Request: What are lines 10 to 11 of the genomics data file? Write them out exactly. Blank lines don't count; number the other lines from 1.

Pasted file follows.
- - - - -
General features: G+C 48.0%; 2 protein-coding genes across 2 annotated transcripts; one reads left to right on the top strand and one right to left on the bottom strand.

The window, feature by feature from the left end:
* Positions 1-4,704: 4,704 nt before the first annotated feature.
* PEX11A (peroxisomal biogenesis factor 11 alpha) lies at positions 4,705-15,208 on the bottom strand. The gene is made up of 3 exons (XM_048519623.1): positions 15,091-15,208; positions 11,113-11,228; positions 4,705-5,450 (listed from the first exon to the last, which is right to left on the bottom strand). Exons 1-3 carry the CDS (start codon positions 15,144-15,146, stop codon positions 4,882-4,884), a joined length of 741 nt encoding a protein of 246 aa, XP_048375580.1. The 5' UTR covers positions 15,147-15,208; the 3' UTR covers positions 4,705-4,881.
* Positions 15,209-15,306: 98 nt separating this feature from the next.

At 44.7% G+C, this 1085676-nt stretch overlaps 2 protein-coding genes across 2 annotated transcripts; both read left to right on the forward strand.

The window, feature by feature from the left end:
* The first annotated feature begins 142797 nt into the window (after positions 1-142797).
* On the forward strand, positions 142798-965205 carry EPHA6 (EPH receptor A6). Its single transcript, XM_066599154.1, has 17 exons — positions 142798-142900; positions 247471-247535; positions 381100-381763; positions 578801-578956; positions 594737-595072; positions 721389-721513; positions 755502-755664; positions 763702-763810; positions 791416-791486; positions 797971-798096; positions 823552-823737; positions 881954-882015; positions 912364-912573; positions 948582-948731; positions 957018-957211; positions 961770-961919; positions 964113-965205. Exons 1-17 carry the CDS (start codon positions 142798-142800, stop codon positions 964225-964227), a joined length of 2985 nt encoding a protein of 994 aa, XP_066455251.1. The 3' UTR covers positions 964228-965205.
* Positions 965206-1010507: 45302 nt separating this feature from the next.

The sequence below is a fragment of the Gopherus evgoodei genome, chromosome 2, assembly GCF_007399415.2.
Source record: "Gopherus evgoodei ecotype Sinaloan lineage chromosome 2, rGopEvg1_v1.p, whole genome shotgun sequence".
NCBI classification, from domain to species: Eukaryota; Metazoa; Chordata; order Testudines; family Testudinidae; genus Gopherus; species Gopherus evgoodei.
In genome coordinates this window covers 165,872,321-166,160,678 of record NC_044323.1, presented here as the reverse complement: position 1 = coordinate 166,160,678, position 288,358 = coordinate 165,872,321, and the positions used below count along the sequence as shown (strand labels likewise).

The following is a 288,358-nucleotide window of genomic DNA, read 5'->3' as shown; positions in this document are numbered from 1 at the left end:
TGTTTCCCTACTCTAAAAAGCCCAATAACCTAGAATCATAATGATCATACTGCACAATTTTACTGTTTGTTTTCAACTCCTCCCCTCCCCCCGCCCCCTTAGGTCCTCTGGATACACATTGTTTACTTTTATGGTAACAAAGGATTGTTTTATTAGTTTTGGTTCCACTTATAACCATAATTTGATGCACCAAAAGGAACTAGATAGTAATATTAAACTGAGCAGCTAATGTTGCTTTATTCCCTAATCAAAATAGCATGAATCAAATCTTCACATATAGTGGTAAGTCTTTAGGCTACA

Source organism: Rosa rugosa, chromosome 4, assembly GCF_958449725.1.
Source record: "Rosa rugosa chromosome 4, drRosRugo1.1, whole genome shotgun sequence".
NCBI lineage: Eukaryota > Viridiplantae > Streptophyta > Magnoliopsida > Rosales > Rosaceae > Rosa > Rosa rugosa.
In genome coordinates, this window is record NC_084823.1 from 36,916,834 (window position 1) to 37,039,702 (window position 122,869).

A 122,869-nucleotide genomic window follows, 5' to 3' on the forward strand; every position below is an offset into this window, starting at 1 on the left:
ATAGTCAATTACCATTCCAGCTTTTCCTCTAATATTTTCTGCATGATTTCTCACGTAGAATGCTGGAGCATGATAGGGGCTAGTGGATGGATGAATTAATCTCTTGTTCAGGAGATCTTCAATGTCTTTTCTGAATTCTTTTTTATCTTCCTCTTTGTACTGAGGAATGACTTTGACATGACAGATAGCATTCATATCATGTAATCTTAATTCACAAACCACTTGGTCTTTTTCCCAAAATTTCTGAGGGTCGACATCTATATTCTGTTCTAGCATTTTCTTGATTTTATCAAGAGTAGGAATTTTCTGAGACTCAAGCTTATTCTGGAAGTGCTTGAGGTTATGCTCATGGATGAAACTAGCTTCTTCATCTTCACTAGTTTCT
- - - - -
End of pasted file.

* Positions 965206-1010507: 45302 nt separating this feature from the next.

The sequence below is a fragment of the Gopherus evgoodei genome, chromosome 2, assembly GCF_007399415.2.